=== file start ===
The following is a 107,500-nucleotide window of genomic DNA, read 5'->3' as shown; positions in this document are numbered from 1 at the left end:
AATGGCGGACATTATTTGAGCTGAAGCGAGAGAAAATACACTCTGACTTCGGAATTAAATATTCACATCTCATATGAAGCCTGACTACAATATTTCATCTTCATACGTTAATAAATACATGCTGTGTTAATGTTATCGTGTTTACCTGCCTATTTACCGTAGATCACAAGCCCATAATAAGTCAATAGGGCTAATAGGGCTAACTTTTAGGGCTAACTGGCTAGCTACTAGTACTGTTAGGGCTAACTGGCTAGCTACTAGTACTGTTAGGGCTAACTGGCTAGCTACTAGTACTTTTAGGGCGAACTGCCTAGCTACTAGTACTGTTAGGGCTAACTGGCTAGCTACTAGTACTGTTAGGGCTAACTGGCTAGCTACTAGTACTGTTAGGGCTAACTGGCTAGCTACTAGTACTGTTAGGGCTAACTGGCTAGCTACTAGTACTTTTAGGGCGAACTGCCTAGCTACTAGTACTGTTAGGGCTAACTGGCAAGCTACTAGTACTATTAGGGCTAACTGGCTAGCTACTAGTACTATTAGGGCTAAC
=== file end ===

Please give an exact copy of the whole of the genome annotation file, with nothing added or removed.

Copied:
The following is a 107,500-nucleotide window of genomic DNA, read 5'->3' as shown; positions in this document are numbered from 1 at the left end:
AATGGCGGACATTATTTGAGCTGAAGCGAGAGAAAATACACTCTGACTTCGGAATTAAATATTCACATCTCATATGAAGCCTGACTACAATATTTCATCTTCATACGTTAATAAATACATGCTGTGTTAATGTTATCGTGTTTACCTGCCTATTTACCGTAGATCACAAGCCCATAATAAGTCAATAGGGCTAATAGGGCTAACTTTTAGGGCTAACTGGCTAGCTACTAGTACTGTTAGGGCTAACTGGCTAGCTACTAGTACTGTTAGGGCTAACTGGCTAGCTACTAGTACTTTTAGGGCGAACTGCCTAGCTACTAGTACTGTTAGGGCTAACTGGCTAGCTACTAGTACTGTTAGGGCTAACTGGCTAGCTACTAGTACTGTTAGGGCTAACTGGCTAGCTACTAGTACTGTTAGGGCTAACTGGCTAGCTACTAGTACTTTTAGGGCGAACTGCCTAGCTACTAGTACTGTTAGGGCTAACTGGCAAGCTACTAGTACTATTAGGGCTAACTGGCTAGCTACTAGTACTATTAGGGCTAAC